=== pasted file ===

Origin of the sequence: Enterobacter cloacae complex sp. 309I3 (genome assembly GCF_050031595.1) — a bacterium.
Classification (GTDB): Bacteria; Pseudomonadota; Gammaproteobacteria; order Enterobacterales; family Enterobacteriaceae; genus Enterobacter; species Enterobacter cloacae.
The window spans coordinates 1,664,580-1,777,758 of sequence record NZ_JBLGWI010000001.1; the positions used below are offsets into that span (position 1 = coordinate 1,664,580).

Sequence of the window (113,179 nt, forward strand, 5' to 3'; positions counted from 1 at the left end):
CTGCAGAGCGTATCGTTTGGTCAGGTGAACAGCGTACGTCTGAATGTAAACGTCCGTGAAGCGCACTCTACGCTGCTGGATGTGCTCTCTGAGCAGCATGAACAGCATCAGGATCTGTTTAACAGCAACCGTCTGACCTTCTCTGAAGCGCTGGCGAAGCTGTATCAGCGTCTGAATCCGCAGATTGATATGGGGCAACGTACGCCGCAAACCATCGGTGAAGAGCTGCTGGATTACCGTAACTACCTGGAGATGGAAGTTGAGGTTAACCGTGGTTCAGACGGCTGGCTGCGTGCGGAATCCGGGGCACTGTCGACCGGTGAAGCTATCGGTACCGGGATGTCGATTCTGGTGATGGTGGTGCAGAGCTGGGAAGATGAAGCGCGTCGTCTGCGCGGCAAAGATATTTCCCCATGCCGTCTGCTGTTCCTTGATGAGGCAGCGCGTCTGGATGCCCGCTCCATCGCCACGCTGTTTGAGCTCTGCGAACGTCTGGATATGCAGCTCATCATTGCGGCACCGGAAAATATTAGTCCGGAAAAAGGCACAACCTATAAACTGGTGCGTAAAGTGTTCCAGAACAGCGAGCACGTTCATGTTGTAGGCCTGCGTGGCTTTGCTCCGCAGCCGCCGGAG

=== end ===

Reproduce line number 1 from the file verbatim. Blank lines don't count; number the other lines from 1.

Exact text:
Origin of the sequence: Enterobacter cloacae complex sp. 309I3 (genome assembly GCF_050031595.1) — a bacterium.